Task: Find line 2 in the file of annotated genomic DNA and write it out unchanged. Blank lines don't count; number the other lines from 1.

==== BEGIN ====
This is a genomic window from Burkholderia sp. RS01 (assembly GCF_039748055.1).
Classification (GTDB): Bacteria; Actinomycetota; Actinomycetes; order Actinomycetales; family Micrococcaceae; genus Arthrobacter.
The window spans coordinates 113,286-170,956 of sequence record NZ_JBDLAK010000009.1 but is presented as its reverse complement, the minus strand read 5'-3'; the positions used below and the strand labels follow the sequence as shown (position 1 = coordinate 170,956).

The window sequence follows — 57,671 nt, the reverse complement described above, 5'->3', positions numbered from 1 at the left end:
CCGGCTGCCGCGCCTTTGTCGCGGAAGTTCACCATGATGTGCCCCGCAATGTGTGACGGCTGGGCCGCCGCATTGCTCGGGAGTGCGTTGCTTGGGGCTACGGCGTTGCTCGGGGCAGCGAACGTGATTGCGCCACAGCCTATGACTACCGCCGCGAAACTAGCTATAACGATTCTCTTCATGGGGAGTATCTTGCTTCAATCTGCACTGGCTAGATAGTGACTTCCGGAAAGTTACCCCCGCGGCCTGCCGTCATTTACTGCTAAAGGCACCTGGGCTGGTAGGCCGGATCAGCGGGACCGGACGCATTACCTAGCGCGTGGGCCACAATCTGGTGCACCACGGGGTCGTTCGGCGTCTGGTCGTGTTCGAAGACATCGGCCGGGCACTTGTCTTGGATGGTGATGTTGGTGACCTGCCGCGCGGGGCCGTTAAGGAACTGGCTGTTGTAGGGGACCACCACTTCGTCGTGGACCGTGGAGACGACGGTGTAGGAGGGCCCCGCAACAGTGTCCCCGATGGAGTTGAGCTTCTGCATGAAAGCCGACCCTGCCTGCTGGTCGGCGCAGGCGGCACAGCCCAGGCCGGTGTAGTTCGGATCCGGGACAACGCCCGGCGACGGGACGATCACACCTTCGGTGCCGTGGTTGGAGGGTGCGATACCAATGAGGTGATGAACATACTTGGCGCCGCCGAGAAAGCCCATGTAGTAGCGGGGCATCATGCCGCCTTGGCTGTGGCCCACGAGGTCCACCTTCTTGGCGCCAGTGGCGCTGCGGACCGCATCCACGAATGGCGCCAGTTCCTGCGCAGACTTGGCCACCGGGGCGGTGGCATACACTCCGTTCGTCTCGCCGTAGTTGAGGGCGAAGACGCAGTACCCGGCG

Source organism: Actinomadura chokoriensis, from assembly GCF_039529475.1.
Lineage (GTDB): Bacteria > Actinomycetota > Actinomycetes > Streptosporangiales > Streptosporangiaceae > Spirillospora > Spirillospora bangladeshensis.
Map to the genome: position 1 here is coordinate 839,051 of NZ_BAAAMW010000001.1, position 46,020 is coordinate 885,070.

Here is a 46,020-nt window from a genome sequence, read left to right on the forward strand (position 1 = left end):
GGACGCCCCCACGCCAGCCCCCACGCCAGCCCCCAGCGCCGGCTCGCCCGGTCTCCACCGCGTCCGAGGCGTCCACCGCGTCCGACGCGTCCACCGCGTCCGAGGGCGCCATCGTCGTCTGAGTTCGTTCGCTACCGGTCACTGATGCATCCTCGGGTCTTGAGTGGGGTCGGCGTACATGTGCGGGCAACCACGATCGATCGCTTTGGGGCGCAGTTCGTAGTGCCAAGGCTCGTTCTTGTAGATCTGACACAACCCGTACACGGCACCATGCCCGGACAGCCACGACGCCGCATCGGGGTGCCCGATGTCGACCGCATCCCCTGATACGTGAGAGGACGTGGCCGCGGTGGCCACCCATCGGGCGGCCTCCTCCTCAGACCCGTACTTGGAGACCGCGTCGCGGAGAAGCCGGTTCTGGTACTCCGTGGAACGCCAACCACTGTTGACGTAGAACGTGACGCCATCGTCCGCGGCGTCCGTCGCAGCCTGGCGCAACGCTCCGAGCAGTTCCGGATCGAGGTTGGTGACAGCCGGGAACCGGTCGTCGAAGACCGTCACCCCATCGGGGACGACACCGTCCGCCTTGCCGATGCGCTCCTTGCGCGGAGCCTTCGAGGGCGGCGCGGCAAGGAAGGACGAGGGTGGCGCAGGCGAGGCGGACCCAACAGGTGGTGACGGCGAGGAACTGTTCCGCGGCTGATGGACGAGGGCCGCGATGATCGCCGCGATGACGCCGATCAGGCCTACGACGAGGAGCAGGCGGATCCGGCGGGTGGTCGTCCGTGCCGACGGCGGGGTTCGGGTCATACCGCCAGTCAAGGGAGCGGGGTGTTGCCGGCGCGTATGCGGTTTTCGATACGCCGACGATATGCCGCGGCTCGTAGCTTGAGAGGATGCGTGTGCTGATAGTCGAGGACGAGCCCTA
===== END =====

Classification (GTDB): Bacteria; Actinomycetota; Actinomycetes; order Actinomycetales; family Micrococcaceae; genus Arthrobacter.